Instead, the film simple witnesses the history as it happens and tells a profoundly moving human story.
The Way He Looks (Hoje Eu Quero
Voltar Sozinho | Brazil 2014 | in Portuguese
| 95 min.)
Obsession, jealousy, happiness, confusion, longing, excitement, and heartbreak, they are just a few typical attributes when it comes to adolescent love and friendship. In his feature directorial debut "The Way He Looks," Brazilian writer/director Daniel Ribeiro beautifully captures these subtle feelings through the superb performance by three talented young actors.
Although Leo (Ghilherme Lobo) is blind, with the help from his best friend Giovana (Tess Amorim), he is fairly independent and doing just fine in high school. When a new student Gabriel (Fabio Audi) arrives in their class, suddenly the status quo is broken. Gabriel begins to replace Giovana's place and that upsets Giovana on so many levels. Leo also comes to discover himself when his friendship with Gabriel deepens.
The tangled triangle relationship is convincingly portrayed and intimately displayed in the film. With great precision, the trio actors impressively convey the complex emotions of these arresting and likable characters.
Lilting (UK 2014 | in Chinese/English | 91 min.)
Watching a mom's grieving to her son's death is perhaps one of the most heart wrenching experiences. Yet, I can't feel more detached while watching director Hong Khaou's melodrama "Lilting," about a Chinese mom who mourns his son while his son's British lover tries to make connection with her.
After her only son Kai (Andrew Leung) suddenly died in an accident, Junn (Pei-pei Cheng) is left alone at a retirement home, speaking no English. Junn knows Kai's lover Richard (Ben Whishaw) only as Kai's roommate and resents him for being in the middle between a mother and a son. In order to connect with Junn, Richard hires an interpreter (Leila Wong) to overcome the language barrier.
When I hear Andrew Leung speaking Chinese with an unbelievable heavy accent as Kai, it makes me think Kai is Junn's adopted son who hardly spent any time with her as a child. How else can we explain he sounds like just enrolled a Chinese class for the first time at a community college? It gets worse when the interpreter translates Junn's sentences like a mindless app on a smart-phone.
With a lazy script, implausible plot, and unengaging characters, the film fails to connect with the audience, just like Junn and Richard fail to communicate in the film.
Alec Mapa: Baby Daddy (USA 2014 |
78 min. | Documentary)
Hailed as "America's Gaysian Sweetheart," comedian Alec Mapa is well known in the entertainment industry. But perhaps what's less known is his new family: Alec Mapa and his husband Jamison Hebert adopted a five-year-old boy Zion in 2010. The America's gaysian sweetheart now is a baby daddy.
Like most stand-up comedy shows, materials can be rowdy, the language can be filthy, and jokes can be hilarious when they are wittily written and smartly delivered. Being a loud gaysian comedian and seasoned entertainer, Alec Mapa's one-man act has its funny and raunchy moments, while his young son maybe sit in the audience listening to his R-rated or even X-rated jokes.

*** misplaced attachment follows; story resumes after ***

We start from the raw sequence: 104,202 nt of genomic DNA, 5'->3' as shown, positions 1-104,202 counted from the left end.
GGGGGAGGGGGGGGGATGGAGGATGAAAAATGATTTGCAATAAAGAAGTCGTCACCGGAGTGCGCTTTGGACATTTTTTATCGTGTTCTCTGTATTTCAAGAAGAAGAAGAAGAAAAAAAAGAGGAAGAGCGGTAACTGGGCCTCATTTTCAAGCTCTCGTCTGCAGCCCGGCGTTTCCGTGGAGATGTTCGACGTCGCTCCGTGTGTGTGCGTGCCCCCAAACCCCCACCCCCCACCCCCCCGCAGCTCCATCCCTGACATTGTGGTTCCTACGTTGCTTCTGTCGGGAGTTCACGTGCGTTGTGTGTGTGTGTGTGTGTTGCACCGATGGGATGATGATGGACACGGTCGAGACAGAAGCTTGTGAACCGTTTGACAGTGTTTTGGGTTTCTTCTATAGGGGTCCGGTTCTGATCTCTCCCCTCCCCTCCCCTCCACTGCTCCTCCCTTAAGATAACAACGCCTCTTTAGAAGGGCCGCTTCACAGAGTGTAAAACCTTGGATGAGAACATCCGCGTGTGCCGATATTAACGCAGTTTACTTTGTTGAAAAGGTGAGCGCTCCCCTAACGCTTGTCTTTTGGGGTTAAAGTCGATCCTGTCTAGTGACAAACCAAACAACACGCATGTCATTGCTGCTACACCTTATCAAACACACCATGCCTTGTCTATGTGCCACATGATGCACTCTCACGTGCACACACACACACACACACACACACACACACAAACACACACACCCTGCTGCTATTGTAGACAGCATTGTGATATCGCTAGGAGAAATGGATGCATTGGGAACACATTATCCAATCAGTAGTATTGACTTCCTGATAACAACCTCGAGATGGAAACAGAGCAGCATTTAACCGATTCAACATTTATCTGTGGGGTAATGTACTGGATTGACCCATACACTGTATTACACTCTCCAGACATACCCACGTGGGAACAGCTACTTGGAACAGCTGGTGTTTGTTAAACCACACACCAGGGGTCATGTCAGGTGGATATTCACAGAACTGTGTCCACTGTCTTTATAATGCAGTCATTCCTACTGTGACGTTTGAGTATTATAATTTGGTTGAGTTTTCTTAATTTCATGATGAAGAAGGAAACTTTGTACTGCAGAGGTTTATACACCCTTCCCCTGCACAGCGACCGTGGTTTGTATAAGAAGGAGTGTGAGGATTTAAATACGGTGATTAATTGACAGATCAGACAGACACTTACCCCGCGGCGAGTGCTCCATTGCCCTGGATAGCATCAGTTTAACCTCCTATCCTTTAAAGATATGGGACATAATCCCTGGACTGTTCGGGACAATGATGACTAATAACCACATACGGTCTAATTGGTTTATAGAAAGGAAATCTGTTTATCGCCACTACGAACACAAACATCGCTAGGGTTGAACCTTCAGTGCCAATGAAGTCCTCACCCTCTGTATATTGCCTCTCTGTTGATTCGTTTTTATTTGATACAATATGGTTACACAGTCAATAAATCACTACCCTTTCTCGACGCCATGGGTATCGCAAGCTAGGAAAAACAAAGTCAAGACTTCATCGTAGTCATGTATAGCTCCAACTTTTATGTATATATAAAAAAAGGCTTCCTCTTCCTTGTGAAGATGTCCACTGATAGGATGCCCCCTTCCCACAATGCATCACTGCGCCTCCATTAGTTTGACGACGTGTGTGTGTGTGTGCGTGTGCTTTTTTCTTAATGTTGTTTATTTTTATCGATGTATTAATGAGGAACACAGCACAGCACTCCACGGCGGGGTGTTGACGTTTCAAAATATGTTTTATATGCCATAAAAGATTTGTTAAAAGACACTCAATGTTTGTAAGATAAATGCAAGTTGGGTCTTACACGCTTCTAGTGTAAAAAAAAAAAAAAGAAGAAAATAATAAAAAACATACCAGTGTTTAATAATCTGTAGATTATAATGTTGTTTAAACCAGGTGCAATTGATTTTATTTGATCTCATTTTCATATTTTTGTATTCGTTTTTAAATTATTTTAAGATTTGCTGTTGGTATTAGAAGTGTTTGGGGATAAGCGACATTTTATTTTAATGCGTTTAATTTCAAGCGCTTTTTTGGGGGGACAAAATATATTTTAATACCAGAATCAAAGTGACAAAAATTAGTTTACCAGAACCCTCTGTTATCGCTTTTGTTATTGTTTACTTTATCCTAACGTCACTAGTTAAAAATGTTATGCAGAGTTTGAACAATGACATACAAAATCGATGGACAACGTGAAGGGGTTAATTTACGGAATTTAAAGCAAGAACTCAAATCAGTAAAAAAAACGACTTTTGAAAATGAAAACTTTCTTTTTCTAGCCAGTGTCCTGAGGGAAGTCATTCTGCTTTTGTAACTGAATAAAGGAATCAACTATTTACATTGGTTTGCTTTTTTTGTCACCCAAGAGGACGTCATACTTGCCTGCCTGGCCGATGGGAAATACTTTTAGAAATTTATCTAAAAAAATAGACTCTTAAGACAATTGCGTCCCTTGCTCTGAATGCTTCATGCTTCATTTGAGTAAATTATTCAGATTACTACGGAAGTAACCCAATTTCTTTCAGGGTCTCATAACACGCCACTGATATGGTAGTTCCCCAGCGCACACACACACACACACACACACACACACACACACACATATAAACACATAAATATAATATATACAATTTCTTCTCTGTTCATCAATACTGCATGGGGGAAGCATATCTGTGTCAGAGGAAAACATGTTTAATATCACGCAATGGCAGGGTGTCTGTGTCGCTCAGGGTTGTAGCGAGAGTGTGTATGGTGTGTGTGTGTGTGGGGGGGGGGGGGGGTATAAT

But watching this film is more like watching a late night stand-up episode on Comedy Central, with a few behind the scene shots. The film is basically a recording of Alec Mapa's show in its entirety, and it hardly has any cinematic element to call itself a documentary.
Now, there you have it, a recorded show, so you don't have to go to a live performance or invite Alec Mapa to your private party to hear his dirty jokes.
Eat with Me (USA 2013 | 100 min.)
Expanded from his short film "Fresh Like Strawberries," write/director David Au's feature directorial debut "Eat with Me" isn't really about food. It's about a mother and her son's searching for the right place to be in their lives.
Middle aged Emma (Sharon Omi) runs away from her failed marriage and looks for a shelter at her gay son Elliot's (Teddy Chen Culver) apartment in Los Angeles. Now Elliot not only has to deal with the crisis in his Chinese restaurant business, he has to rebuild the relationship with Emma who doesn't fully embrace Elliot's sexuality.
During the first part of the film, the director David Au swiftly establishes his characters and grabs our attention waiting for his story to unfold. Both Elliot and Emma seem interesting and we are confronted with the same question as the characters: "what now?" However, it seems that the storyteller doesn't know the answer either. The film seems to be stuck. It drifts around trying to find a way to explore its characters deeper but no luck.
So, the film brings in a new character, a friendly neighbor Maureen (Nicole Sullivan) as Emma's new friend, to spice the film up a little bit. Although Maureen does add a few strange comical moments to the film, they seem to be more filling the time than helping the character development.
Toward the end, the film pulls its last trick—let George Takei enlighten Emma with a few words of wisdom. But it's too little and too late, even George Takei cannot revive the film at that point. And, how does Elliot get a new trendy restaurant when his old one faces foreclosure? Never mind, it no longer matters.
Frameline38 runs June 19-29, 2014 at Castro Theater (429 Castro Street), Roxie Theater (3117 16th Street), Victoria Theater (2961 16th Street) in San Francisco, and Rialto Cinemas Elmwood (2966 College Avenue) in Berkeley.